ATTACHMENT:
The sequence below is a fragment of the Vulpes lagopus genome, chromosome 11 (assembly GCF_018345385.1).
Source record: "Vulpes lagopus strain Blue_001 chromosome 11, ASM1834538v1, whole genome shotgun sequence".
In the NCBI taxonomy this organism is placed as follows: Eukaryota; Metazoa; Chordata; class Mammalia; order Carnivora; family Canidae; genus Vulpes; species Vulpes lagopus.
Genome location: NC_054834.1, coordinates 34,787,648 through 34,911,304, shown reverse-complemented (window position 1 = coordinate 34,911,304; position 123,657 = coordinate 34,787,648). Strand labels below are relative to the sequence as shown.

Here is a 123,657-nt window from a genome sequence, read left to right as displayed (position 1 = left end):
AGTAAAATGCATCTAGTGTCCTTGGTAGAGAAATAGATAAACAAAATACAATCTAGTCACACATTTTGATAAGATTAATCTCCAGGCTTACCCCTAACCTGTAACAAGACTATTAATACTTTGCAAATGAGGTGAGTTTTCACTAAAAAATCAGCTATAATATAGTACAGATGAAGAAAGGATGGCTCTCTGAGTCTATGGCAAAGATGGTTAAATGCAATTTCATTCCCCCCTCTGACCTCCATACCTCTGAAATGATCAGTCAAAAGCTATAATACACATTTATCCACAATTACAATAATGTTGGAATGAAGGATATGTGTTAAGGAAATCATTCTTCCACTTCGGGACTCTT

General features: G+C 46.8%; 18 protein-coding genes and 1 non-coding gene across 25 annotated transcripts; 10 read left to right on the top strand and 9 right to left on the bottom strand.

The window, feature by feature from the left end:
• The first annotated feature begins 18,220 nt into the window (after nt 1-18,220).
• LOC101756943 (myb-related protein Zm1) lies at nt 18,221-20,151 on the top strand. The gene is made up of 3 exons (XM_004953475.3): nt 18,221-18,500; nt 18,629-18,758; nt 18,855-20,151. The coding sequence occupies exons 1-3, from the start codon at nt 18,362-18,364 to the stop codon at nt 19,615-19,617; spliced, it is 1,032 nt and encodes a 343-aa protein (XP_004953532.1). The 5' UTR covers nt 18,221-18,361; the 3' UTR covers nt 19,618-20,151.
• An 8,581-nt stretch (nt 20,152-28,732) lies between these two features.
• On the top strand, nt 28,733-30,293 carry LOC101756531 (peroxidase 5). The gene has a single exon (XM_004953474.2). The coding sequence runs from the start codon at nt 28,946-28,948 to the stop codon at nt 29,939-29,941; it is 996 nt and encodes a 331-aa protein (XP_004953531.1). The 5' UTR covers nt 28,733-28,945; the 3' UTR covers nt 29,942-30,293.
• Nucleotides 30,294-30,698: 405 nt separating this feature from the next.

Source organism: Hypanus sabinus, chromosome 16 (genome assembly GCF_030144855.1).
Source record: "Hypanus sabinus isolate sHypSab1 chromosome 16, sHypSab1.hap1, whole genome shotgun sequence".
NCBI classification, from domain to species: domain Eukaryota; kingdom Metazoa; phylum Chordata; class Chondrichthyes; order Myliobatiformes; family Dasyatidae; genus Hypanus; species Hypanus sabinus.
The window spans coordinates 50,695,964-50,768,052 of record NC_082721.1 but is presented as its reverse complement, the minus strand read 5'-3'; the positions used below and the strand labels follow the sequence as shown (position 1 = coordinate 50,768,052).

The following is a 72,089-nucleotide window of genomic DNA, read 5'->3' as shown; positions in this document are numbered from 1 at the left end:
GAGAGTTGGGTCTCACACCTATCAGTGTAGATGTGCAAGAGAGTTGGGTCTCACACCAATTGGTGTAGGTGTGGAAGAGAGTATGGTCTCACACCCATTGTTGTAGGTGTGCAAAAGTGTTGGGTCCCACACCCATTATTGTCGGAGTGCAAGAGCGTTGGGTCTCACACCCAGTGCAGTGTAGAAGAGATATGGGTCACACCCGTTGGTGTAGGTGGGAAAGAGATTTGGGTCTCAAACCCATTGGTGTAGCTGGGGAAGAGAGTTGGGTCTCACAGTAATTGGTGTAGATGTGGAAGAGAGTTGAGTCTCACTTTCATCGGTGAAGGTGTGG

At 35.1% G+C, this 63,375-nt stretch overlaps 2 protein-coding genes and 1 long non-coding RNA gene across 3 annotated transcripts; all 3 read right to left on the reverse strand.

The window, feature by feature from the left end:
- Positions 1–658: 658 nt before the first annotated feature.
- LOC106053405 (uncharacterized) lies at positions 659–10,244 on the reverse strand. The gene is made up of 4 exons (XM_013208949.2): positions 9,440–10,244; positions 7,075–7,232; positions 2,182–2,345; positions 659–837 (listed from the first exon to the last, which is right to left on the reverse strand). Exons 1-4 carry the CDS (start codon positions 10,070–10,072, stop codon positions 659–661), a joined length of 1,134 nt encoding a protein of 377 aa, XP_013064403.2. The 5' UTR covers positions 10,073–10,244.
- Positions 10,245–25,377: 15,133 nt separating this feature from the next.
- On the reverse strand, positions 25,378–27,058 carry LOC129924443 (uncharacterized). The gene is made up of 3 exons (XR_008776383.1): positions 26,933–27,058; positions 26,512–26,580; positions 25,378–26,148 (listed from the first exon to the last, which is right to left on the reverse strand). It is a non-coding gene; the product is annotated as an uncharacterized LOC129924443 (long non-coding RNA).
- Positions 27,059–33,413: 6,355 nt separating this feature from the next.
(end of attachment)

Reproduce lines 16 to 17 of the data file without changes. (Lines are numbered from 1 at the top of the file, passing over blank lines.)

NCBI classification, from domain to species: domain Eukaryota; kingdom Metazoa; phylum Chordata; class Chondrichthyes; order Myliobatiformes; family Dasyatidae; genus Hypanus; species Hypanus sabinus.
The window spans coordinates 50,695,964-50,768,052 of record NC_082721.1 but is presented as its reverse complement, the minus strand read 5'-3'; the positions used below and the strand labels follow the sequence as shown (position 1 = coordinate 50,768,052).